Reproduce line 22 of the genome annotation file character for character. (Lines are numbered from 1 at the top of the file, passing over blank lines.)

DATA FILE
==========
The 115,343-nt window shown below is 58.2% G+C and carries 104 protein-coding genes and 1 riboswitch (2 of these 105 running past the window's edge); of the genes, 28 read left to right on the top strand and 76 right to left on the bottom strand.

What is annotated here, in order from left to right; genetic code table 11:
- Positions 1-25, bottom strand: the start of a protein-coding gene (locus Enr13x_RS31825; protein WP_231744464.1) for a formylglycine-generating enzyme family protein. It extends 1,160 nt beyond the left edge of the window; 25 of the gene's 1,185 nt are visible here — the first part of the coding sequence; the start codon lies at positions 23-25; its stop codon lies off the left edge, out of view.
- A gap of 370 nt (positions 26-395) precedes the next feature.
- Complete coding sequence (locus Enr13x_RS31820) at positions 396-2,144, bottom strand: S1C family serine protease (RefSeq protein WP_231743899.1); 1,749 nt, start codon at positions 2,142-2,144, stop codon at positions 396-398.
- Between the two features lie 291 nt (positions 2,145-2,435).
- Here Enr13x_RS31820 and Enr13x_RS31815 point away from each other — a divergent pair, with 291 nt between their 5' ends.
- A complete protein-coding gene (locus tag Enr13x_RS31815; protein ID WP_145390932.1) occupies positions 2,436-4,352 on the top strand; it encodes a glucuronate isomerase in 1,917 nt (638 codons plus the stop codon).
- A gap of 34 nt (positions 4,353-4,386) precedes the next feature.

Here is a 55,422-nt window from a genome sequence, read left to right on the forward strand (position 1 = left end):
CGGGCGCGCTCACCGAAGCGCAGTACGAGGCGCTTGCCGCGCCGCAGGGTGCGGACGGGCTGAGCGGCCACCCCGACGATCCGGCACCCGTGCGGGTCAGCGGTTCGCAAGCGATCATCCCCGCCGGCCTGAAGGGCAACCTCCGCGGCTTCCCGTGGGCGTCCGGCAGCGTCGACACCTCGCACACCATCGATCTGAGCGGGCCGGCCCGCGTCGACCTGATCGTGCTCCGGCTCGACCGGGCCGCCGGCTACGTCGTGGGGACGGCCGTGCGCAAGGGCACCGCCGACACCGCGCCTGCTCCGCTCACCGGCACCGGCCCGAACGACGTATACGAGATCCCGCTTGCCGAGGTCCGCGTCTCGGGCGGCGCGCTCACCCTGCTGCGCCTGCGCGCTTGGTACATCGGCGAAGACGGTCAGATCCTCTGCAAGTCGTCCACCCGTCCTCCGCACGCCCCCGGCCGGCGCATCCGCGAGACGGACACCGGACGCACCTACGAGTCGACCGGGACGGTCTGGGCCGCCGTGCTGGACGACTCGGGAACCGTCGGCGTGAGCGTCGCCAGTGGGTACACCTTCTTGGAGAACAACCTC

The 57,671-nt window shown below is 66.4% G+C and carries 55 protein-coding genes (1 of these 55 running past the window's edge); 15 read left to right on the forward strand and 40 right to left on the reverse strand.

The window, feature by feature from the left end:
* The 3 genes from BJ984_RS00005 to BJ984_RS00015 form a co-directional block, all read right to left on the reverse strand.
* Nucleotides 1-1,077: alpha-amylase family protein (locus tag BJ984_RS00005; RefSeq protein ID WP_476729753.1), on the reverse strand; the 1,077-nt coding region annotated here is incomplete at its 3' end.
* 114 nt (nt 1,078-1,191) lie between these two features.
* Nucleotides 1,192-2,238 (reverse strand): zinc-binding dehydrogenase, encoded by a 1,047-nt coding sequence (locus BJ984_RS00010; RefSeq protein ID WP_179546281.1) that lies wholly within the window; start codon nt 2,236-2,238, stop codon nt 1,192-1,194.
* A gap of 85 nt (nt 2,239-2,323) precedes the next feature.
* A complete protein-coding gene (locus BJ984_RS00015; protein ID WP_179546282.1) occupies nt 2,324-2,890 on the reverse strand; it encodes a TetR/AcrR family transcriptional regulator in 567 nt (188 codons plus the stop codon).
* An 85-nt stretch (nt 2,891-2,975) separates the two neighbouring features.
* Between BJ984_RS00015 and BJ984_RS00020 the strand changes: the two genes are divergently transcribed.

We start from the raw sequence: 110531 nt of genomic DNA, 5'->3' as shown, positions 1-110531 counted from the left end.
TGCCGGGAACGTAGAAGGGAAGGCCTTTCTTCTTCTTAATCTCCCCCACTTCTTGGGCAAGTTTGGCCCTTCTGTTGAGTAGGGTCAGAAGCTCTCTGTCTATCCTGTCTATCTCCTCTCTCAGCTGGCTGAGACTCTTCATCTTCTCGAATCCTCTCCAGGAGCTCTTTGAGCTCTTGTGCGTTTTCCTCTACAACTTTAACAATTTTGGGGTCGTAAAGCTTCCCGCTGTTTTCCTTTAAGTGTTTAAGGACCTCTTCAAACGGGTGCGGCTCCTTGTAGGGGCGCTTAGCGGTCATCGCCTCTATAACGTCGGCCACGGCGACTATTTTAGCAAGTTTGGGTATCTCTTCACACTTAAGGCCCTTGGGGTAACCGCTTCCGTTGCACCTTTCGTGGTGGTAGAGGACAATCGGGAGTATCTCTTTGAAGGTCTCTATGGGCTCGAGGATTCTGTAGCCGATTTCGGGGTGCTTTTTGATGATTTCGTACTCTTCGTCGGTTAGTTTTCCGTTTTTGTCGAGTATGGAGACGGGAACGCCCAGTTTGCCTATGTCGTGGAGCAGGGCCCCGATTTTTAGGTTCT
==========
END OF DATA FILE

We start from the raw sequence: 110531 nt of genomic DNA, 5'->3' as shown, positions 1-110531 counted from the left end.